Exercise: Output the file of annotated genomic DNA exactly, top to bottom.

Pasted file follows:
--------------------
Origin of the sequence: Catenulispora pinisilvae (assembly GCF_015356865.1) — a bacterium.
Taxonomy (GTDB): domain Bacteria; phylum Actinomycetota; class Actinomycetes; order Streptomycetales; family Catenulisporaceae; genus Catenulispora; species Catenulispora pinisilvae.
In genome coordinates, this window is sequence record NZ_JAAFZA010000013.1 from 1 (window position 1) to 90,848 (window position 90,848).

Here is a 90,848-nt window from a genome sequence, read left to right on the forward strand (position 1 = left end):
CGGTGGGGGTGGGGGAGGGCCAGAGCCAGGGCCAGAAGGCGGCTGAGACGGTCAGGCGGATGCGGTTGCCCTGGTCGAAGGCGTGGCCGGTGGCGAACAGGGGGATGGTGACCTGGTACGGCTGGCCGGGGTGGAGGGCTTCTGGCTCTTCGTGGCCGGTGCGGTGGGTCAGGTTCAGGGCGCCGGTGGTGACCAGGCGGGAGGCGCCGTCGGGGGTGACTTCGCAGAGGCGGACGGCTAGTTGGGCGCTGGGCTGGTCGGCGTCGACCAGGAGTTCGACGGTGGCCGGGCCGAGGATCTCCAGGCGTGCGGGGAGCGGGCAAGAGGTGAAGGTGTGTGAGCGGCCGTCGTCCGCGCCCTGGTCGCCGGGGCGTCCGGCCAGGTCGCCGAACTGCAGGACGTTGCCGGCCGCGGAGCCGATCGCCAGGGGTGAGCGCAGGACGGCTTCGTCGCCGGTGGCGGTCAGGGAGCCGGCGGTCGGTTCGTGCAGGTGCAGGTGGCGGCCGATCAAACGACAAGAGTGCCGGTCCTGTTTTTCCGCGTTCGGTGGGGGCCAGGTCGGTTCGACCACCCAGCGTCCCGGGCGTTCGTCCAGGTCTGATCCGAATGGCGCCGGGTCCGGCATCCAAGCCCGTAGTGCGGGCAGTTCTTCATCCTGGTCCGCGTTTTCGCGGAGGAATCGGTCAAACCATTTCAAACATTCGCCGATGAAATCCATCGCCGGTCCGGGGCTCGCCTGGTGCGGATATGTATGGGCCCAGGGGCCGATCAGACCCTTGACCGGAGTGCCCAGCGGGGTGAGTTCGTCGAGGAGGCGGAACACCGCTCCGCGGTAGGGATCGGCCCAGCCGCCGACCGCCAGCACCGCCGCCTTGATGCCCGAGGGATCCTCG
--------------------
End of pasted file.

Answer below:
Origin of the sequence: Catenulispora pinisilvae (assembly GCF_015356865.1) — a bacterium.
Taxonomy (GTDB): domain Bacteria; phylum Actinomycetota; class Actinomycetes; order Streptomycetales; family Catenulisporaceae; genus Catenulispora; species Catenulispora pinisilvae.
In genome coordinates, this window is sequence record NZ_JAAFZA010000013.1 from 1 (window position 1) to 90,848 (window position 90,848).

Here is a 90,848-nt window from a genome sequence, read left to right on the forward strand (position 1 = left end):
CGGTGGGGGTGGGGGAGGGCCAGAGCCAGGGCCAGAAGGCGGCTGAGACGGTCAGGCGGATGCGGTTGCCCTGGTCGAAGGCGTGGCCGGTGGCGAACAGGGGGATGGTGACCTGGTACGGCTGGCCGGGGTGGAGGGCTTCTGGCTCTTCGTGGCCGGTGCGGTGGGTCAGGTTCAGGGCGCCGGTGGTGACCAGGCGGGAGGCGCCGTCGGGGGTGACTTCGCAGAGGCGGACGGCTAGTTGGGCGCTGGGCTGGTCGGCGTCGACCAGGAGTTCGACGGTGGCCGGGCCGAGGATCTCCAGGCGTGCGGGGAGCGGGCAAGAGGTGAAGGTGTGTGAGCGGCCGTCGTCCGCGCCCTGGTCGCCGGGGCGTCCGGCCAGGTCGCCGAACTGCAGGACGTTGCCGGCCGCGGAGCCGATCGCCAGGGGTGAGCGCAGGACGGCTTCGTCGCCGGTGGCGGTCAGGGAGCCGGCGGTCGGTTCGTGCAGGTGCAGGTGGCGGCCGATCAAACGACAAGAGTGCCGGTCCTGTTTTTCCGCGTTCGGTGGGGGCCAGGTCGGTTCGACCACCCAGCGTCCCGGGCGTTCGTCCAGGTCTGATCCGAATGGCGCCGGGTCCGGCATCCAAGCCCGTAGTGCGGGCAGTTCTTCATCCTGGTCCGCGTTTTCGCGGAGGAATCGGTCAAACCATTTCAAACATTCGCCGATGAAATCCATCGCCGGTCCGGGGCTCGCCTGGTGCGGATATGTATGGGCCCAGGGGCCGATCAGACCCTTGACCGGAGTGCCCAGCGGGGTGAGTTCGTCGAGGAGGCGGAACACCGCTCCGCGGTAGGGATCGGCCCAGCCGCCGACCGCCAGCACCGCCGCCTTGATGCCCGAGGGATCCTCG